It’s not easy filming a rocket launch. Here’s how it’s done

With NASA administrator Jim Bridenstine recently asking folks to watch next week’s historic SpaceX launch from home instead of showing up at the Kennedy Space Center in Florida, more people than ever will be hitting NASA’s livestream of the much-anticipated mission.

While we’ve become accustomed to watching dramatic footage of rocket launches over the years, those opening minutes showing the rocket blasting toward space at breakneck speed require some pretty powerful technology to achieve those awesome shots.

The setup includes high-definition video and film cameras that use an array of focal lengths for different kinds of shots. And here’s the most important part — the cameras operate from Kineto Tracking Mounts placed around the launch site that automatically follow the rocket, capturing jitter-free footage as it soars toward space. The special mount (below) was initially developed by the military to track aircraft and missiles.

A Kineto Tracking Mount used at the Kennedy Space Center in Florida. NASA/Wikimedia

This brilliant video (below) by YouTuber Primal Space offers a clear explanation of the filming process. For a bit of perspective, the video starts off by showing the kind of setup you’d need if you wanted to get the same type of footage using a regular DSLR camera. Here’s a tip — don’t bother. First, you’ll have to build yourself a 10,000mm lens to ensure the rocket fills the frame as it heads toward the heavens. And at that kind of focal length, the picture will be shaking around to such an extent that anyone watching will think an earthquake had kicked off. So, best leave it to the professionals. With their professional equipment.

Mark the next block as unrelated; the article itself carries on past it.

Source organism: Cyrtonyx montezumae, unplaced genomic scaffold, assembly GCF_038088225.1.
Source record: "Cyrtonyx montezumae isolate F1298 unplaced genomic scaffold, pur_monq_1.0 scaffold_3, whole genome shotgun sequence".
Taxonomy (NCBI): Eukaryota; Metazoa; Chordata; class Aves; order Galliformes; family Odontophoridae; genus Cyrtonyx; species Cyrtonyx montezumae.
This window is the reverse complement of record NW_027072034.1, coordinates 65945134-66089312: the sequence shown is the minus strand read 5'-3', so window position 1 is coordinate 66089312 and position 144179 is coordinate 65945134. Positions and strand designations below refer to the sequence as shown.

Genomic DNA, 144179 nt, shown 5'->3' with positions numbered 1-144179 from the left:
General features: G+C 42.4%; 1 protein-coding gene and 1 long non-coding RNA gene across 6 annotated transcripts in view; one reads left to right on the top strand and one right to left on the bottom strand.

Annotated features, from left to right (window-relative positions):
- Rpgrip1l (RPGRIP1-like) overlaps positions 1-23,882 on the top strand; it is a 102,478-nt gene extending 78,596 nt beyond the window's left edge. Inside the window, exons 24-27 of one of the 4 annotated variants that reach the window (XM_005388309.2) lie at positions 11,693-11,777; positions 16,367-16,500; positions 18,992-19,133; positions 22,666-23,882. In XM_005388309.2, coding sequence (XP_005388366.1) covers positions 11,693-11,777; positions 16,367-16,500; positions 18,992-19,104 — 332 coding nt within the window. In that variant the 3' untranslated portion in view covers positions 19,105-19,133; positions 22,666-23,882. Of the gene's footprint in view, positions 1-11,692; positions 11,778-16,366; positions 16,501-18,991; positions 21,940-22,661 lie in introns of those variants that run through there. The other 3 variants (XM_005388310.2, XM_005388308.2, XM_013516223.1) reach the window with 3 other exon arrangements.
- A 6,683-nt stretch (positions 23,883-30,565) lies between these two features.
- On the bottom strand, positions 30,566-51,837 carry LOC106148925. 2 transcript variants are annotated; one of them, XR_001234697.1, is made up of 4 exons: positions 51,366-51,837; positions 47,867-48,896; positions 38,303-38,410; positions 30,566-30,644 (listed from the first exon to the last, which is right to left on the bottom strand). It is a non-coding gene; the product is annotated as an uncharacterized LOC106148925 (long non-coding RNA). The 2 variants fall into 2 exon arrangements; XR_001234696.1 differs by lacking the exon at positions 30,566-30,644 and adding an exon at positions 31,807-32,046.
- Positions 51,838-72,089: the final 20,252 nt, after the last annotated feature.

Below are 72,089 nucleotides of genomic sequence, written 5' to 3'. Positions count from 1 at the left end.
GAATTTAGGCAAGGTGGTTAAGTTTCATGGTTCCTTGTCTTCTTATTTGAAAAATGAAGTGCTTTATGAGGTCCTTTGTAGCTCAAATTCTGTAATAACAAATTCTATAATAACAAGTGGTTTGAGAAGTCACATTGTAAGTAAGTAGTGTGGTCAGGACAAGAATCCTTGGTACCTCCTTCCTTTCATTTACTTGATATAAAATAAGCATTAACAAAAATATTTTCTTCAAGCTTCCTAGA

Next week’s groundbreaking launch sees astronauts — in this case Bob Behnken and Doug Hurley — taking their place for the first time inside SpaceX’s Crew Dragon capsule ahead of a rendezvous with the International Space Station some 250 miles above Earth. It’ll also be the first astronaut launch from American soil since 2011, when the Space Shuttle program ended.

Here’s how you can watch it — captured by all that high-tech equipment — on Wednesday, May 27.

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